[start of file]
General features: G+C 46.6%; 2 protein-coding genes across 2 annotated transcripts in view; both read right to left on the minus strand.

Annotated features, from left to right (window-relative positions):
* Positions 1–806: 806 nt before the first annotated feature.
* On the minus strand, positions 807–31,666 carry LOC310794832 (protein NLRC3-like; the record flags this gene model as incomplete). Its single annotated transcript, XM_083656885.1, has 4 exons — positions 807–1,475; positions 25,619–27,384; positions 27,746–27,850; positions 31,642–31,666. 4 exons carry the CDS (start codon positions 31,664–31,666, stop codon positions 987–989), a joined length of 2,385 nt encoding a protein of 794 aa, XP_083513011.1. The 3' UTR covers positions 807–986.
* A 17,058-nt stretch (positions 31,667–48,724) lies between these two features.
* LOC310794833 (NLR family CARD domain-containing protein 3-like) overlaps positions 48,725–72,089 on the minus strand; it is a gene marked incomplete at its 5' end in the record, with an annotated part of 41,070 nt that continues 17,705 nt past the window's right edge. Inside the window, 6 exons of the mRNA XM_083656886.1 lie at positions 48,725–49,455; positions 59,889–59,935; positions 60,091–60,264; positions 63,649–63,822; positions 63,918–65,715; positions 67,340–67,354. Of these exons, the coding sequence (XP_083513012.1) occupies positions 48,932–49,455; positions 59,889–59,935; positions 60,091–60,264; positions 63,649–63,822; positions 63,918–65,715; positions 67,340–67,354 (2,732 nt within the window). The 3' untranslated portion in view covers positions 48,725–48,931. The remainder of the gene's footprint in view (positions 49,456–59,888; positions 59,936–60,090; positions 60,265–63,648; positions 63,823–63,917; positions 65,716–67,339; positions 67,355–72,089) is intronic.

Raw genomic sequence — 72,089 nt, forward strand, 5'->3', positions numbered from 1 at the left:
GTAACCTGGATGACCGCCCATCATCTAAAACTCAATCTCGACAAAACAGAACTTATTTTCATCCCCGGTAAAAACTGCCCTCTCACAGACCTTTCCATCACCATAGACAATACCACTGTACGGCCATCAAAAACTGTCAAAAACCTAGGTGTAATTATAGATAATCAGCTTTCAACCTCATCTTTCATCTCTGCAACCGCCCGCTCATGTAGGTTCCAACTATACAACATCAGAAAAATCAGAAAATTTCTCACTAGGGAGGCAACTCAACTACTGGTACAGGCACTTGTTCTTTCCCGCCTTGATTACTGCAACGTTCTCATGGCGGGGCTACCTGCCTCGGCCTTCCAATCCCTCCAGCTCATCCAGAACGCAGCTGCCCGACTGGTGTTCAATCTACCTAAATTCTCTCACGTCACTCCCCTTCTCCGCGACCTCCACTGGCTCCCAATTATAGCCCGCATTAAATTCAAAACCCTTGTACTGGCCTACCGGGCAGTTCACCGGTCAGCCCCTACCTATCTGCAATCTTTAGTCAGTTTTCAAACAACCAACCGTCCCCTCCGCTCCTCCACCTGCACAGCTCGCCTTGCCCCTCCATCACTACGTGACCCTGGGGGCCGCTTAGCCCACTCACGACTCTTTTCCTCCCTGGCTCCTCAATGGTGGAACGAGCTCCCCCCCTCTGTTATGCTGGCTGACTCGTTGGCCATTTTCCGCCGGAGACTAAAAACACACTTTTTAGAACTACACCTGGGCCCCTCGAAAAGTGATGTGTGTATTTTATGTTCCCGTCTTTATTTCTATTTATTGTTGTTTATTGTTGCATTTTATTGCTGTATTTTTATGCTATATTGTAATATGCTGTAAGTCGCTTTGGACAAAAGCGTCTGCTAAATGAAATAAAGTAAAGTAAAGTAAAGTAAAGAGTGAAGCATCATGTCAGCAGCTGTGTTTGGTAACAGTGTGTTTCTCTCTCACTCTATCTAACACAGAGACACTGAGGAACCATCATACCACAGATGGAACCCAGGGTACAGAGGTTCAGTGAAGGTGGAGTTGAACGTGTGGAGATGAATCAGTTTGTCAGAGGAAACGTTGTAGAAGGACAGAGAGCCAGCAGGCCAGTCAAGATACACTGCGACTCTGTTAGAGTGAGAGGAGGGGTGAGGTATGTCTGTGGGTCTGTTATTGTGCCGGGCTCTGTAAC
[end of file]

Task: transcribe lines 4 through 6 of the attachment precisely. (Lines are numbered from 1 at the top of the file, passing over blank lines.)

* On the minus strand, positions 807–31,666 carry LOC310794832 (protein NLRC3-like; the record flags this gene model as incomplete). Its single annotated transcript, XM_083656885.1, has 4 exons — positions 807–1,475; positions 25,619–27,384; positions 27,746–27,850; positions 31,642–31,666. 4 exons carry the CDS (start codon positions 31,664–31,666, stop codon positions 987–989), a joined length of 2,385 nt encoding a protein of 794 aa, XP_083513011.1. The 3' UTR covers positions 807–986.
* A 17,058-nt stretch (positions 31,667–48,724) lies between these two features.
* LOC310794833 (NLR family CARD domain-containing protein 3-like) overlaps positions 48,725–72,089 on the minus strand; it is a gene marked incomplete at its 5' end in the record, with an annotated part of 41,070 nt that continues 17,705 nt past the window's right edge. Inside the window, 6 exons of the mRNA XM_083656886.1 lie at positions 48,725–49,455; positions 59,889–59,935; positions 60,091–60,264; positions 63,649–63,822; positions 63,918–65,715; positions 67,340–67,354. Of these exons, the coding sequence (XP_083513012.1) occupies positions 48,932–49,455; positions 59,889–59,935; positions 60,091–60,264; positions 63,649–63,822; positions 63,918–65,715; positions 67,340–67,354 (2,732 nt within the window). The 3' untranslated portion in view covers positions 48,725–48,931. The remainder of the gene's footprint in view (positions 49,456–59,888; positions 59,936–60,090; positions 60,265–63,648; positions 63,823–63,917; positions 65,716–67,339; positions 67,355–72,089) is intronic.